#1
Soooo.....I recently decided to be adventurous and dive into the world of chord substitution and things of the like. So to put some of my new knowledge into practice I back cycled in ii - V - I chord progressions and came up with this snazzy (if not common) progression in Eb major (roots only):

Eb, Ab, Db, Gb, B, E, A, D, G, C, F, Bb, Eb.

Now on the website I was learning off, it said that "...back cycling chords should generally be min7th(b5) to dom7(b9) because they resolve to a minor quality chord...".
So, something like this:
...AØ, D7(b9), GØ, C7(b9), F-7, Bb7, Ebmaj. END! YAY!


So now that I'm this far, I have 2 questions.

1) If I want this progression to start Ebmajor, how do I get to the point when I start with the Ø (b9) approach, because to me it sounds quite bizarre jumping from Ebmaj to straight into AbØ, Db(b9) and continuing until the final Ebmajor chord. What chords can be used to help me get there using the notes I have set out above as the roots?
(Now I know there are pretty much endless possibilities, but I'm just looking for a general idea/nudge in the right direction if possible)

2) Again, I'm sure that there are many other possibilities other than the Ø (b9) approach, but what are some other types of chords that I can use in place of these?(again using the notes set out above as the roots)...because it sounds quite repetitive going Ø (b9) Ø (b9) Ø (b9) the whole time.

Help with this would be awesome! :-)
Thanks!
#2
basically, backcycling is a fairly loose term, but can be thought of as adding in aditional chords to a chord progression, that either exist in a ii-V relationship, or have a tonic dominant relationship, or are at the very least a 4th away from the chord your landing on.
for example,
if i start in C major and have (/ for a new measure)

C / F / G7 / C /C / C/ A minor 7/ G7/C
I could do this

C Gm7 C7/ F Am7b5 D7b9/ G7/Em7 A7/ Dm7 G7/ C Bm7b5 E7/ A minor 7/ G7/C
basically, im adding either secondary dominants, or secondary ii-V's before most of the chords (which is essentially what backcycling is).
Find a lead sheet of night train, and one of Blues for Alice. compare the chord changes. blues for alice is riddled with backcycling, wheras night train is a very simple, straight blues (though a 36 bar form, but the first 12 are a 12 bar blues). compare and contrast, and experiment.
to answer your question
a min7 chord is traditionally used in a ii-V to a major chord, when dealing with melodic minor or dorian, or to a dominant chord.
a min7b5 chord is traditionally used in a ii-V to a minor chord (when using harmonic minor or natural minor) or an altered dominant (or as the ii chord when the V is an altered dominant to any chord).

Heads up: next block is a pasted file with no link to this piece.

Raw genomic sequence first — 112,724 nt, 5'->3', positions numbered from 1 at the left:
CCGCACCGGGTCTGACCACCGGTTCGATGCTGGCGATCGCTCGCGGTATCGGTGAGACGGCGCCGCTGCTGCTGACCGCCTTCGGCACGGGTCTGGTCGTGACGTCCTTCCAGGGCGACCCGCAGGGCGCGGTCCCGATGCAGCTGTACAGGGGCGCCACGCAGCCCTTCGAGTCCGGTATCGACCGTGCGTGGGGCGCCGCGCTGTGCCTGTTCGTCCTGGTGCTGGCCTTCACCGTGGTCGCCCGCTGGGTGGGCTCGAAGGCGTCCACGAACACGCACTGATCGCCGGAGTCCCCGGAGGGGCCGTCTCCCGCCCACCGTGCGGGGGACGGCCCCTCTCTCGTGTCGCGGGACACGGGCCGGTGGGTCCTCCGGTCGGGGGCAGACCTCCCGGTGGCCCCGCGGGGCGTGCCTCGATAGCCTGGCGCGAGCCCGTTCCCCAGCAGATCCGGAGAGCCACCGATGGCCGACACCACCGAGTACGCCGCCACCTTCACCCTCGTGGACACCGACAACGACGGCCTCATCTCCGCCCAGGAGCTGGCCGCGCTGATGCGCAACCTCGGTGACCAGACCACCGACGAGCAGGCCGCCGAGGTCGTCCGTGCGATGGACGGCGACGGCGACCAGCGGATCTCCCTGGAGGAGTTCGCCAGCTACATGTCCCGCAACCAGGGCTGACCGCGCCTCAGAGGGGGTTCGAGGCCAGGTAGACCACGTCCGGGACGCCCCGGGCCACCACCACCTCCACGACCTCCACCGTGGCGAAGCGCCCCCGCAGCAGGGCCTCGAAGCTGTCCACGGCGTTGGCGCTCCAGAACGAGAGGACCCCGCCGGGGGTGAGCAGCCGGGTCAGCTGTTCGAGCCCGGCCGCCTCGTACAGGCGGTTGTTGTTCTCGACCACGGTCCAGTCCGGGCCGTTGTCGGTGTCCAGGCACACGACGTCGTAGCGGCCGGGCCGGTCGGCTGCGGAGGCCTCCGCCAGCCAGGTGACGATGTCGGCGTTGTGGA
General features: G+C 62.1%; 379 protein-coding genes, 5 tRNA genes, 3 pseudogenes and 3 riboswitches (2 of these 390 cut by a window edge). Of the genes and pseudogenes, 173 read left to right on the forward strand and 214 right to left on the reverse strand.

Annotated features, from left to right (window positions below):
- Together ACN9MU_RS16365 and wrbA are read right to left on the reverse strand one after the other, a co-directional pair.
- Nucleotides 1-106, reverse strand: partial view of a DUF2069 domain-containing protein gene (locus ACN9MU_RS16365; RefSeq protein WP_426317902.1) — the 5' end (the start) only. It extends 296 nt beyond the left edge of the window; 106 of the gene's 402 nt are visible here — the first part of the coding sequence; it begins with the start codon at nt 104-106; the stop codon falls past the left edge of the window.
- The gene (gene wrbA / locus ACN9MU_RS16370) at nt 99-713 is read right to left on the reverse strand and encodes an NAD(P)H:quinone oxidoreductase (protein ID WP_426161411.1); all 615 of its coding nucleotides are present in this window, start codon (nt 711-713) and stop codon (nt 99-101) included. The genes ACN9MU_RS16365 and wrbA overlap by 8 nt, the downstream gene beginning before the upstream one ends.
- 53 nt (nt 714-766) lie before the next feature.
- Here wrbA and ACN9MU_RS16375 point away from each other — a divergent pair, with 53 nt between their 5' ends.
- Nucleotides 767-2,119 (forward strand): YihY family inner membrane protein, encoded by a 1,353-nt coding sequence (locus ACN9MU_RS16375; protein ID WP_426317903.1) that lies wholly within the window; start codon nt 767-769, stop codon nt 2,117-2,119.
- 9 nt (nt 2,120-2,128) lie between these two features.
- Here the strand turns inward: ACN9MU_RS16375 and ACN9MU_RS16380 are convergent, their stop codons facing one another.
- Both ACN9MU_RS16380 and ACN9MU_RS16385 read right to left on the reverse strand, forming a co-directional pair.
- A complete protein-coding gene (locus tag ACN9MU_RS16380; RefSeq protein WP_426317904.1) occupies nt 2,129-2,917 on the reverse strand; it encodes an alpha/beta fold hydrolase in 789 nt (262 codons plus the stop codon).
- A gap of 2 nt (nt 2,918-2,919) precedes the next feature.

though, if it sounds good, you can use a min7 and min7b5 chord interchangably (though a min7b5 chord is, to me, more associated with a minor chord, or an altered dominant)
all the best.
(insert self-aggrandizing quote here)
Last edited by tehREALcaptain at Jun 14, 2011,
#3
Quote by UnmagicMushroom
....

1) If I want this progression to start Ebmajor, how do I get to the point when I start with the Ø (b9) ..



Depends on the tune.

Backcycling is a turnaround technique -- you are anticipating the Bb7 -> EBMaj7 cadence. So you are asking, in essence, "If I have a V - I cadence that ends on Eb, what should the rest of the progression be?

Backcycling tells you how to reharmonize a ii-V-I, but that is not the full progression -- when you get to EbMaj7 you can go anywhere you like.

Quote by UnmagicMushroom


2) Again, I'm sure that there are many other possibilities other than the Ø (b9) approach, but what are some other types of chords that I can use in place of these?(again using the notes set out above as the roots)...because it sounds quite repetitive going Ø (b9) Ø (b9) Ø (b9) the whole time.


This is where it helps to remember that a 7b9 chord is a diminished chord and you can sub a dim7 on the 3, 5, b7 or b9 of the given chord -- G7b9 = B*7/G = D*7/G = F*7/G = Ab*7/G .

Also a 7b9 is an altered dominant chord -- what else fits the bill? 7#9, 7b5b9, 7b13, 7b5#9b13, etc etc etc.

And this turnaround mirrors vi-iii-ii-V-I closely ... so you can pick chords from that progression as subs and add whatever extensions you like.

HTH